James Corum, Wray Johnson. Airpower in Small Wars: Fighting Insurgents and Terrorists. Lawrence: University Press of Kansas, 2003. xiv + 507 pp. $24.95 (paper), ISBN 978-0-7006-1240-6.
Reviewed by Russell Parkins (Senior Research Fellow, Australian Army Land Warfare Studies Centre)
Published on H-War (January, 2006)
Books about air power frequently fall into two broad categories. They are either general histories, such as Robin Higham's excellent Air Power: A Concise History (1972) and more recently, Stephen Budiansky's Air Power (2003), or specialist studies, such as the two superb volumes edited by Benjamin Franklin Cooling of the United States Air Force Center for Air Force History, Case Studies in the Development of Close Air Support (1990) and Case Studies in Achievement of Air Superiority (1991). Corum and Johnson's Airpower in Small Wars: Fighting Insurgents and Terrorists is definitely in the second category. The work is a detailed study of nine conflicts in which airpower was employed to combat a range of foes including bandits, insurgents and terrorists. The obvious benefit of this approach is the use of a comparative methodology not possible in other specialist works on the subject, such as David Omissi's Air Power and Colonial Control (1990).
Methodology is indeed one of this book's great strengths, allowing the authors to provide the reader with a broad picture of how air power, ground forces, diplomacy, aid and other factors have been employed to combat insurgents. Creating this picture is made easier by the use of a similar format for each of the chapters, which provide the reader with the political and strategic background to the conflict and then assess tactics employed and the lessons learned or not learned by the air forces involved. The nine case studies span the twentieth century from the period of World War I, to the use of air control techniques between the two world wars, and then to the post-World War II campaigns in Greece, the Philippines, Southeast Asia, Vietnam, southern Africa, Latin America and the Middle East. Extensive notes that provide a wealth of detail have been placed at the end of the book. There is also a short bibliographical essay as a guide to further reading. Both of these features are worthwhile additions to the work.
While the scope of the book is ambitious, the authors succeed in their aim of providing "military officers [and] policy makers â?¦ with a useful analysis of the historical experience of airpower in conflicts less than general war" (p. xi). The success of the study is largely due to the fact that both authors are experienced military professionals, historians and teachers. Corum is a U.S. Army Reserve lieutenant colonel, currently teaching at the U.S. Army War College, while Johnson is a retired U.S. Air Force (USAF) colonel with a background in special operations and now a professor at the U.S. Marine Corps University. This book grew out of their mutual frustration at the lack of suitable material for their students when they were teaching a course entitled, "Airpower in Small Wars" at the School of Advanced Airpower Studies (SAAS), part of the USAF's Air University.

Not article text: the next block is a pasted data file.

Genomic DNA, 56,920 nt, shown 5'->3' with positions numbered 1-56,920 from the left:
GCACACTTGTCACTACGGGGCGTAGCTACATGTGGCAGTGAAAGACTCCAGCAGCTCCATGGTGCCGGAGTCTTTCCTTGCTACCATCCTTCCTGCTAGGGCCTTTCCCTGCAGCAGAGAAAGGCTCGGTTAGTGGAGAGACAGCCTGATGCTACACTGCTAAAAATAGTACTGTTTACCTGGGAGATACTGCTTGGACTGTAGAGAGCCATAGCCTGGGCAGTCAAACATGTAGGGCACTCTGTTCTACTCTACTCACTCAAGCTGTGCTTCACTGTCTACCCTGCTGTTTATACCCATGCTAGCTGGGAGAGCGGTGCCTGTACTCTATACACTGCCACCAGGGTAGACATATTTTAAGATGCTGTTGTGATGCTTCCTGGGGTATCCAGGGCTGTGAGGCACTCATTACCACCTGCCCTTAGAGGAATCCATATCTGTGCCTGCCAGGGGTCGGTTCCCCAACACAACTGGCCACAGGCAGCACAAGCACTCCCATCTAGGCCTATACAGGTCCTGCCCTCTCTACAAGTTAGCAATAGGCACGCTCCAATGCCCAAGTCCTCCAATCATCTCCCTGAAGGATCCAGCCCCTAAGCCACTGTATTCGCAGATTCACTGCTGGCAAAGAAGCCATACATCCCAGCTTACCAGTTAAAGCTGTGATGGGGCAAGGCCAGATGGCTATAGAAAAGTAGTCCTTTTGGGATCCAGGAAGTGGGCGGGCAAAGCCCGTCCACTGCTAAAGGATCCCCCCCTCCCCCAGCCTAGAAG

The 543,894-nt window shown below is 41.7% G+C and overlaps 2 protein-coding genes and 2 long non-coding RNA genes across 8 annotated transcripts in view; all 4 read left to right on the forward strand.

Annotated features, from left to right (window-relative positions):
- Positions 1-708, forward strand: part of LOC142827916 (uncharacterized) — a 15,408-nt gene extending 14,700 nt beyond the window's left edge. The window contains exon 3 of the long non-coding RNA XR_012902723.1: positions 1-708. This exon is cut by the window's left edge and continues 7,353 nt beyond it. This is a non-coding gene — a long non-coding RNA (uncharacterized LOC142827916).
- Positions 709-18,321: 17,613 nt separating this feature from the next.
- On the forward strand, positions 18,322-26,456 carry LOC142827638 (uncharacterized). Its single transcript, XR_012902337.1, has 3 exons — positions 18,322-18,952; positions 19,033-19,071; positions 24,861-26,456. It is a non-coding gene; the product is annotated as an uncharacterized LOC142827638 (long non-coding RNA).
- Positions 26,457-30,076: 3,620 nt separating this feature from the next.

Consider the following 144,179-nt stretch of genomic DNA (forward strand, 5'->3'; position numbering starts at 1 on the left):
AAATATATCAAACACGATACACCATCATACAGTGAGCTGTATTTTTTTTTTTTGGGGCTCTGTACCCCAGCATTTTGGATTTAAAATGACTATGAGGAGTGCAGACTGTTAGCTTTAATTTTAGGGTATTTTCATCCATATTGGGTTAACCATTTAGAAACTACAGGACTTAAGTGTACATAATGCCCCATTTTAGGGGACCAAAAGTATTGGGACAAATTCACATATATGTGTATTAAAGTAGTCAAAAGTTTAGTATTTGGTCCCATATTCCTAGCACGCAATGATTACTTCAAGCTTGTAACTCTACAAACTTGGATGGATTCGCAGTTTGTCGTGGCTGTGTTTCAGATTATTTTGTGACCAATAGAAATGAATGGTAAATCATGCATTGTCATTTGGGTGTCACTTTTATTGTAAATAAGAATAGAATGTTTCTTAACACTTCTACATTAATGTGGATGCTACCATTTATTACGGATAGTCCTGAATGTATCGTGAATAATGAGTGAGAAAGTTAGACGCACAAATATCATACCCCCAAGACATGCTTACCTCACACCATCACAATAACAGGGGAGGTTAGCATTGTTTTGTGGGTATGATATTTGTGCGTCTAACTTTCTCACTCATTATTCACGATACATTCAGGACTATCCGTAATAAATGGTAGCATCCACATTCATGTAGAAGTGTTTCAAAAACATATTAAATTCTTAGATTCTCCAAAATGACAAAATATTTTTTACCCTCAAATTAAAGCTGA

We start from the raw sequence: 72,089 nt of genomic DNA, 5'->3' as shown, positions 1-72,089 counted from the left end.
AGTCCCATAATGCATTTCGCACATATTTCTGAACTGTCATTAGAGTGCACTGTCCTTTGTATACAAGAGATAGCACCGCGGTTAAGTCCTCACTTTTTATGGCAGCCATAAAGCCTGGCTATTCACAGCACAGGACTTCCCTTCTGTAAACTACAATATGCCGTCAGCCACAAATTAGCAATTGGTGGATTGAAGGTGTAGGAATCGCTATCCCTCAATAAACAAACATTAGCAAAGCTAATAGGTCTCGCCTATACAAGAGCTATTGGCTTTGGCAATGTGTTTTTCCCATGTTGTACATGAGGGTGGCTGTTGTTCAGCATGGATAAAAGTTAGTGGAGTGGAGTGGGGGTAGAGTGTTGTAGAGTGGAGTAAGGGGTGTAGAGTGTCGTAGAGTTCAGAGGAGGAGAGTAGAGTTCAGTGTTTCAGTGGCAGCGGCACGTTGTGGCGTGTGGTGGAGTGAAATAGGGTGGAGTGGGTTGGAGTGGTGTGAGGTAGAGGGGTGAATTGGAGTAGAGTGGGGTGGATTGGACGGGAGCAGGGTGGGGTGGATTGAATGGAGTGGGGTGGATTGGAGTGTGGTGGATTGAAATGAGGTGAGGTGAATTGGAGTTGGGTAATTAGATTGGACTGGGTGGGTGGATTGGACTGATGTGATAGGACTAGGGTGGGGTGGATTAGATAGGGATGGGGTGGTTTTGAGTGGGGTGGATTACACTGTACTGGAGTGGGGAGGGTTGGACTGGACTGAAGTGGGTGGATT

The final chapter is a list of eleven specific lessons that have been drawn from the case studies. These lessons range from the need for a comprehensive strategy to outlining the best roles for air power in small wars: reconnaissance and transport. The authors also stress the requirement to employ both high- and low-tech air assets, the need for effective joint operations, and the need for specific training for this type of mission. However, in the current context of asymmetric operations in Afghanistan, Iraq and elsewhere, the two most important lessons would seem to be the need for a comprehensive strategy and recognition of the fact that small wars are protracted affairs, involving extensive use of a variety of intelligence assets. Importantly, the work ends with a plea for the U.S. military education system to devote more time to the study of small wars and counterinsurgency operations that would enable the U.S. forces to arrive at doctrines and procedures more suitable to these operations than the current conventional strategies.
Airpower in Small Wars: Fighting Insurgents and Terrorists is both a very valuable professional text and a wide-ranging history that outlines the evolution of this highly specialized use of air power. For this reviewer, Corum and Johnson's study strongly underlines the requirement for a comprehensive strategy--what Australian security planners now refer to as a whole-of-government approach--to deal with the problems posed by asymmetric operations. The case studies and lessons discussed in this book are reinforced by Australia's recent experience in the Solomon Islands. The first step to resolving the security situation in the Solomons did not require a conventional military response, but rather intelligent policies supported by a range of military assets.
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Russell Parkins. Review of Corum, James; Johnson, Wray, Airpower in Small Wars: Fighting Insurgents and Terrorists.
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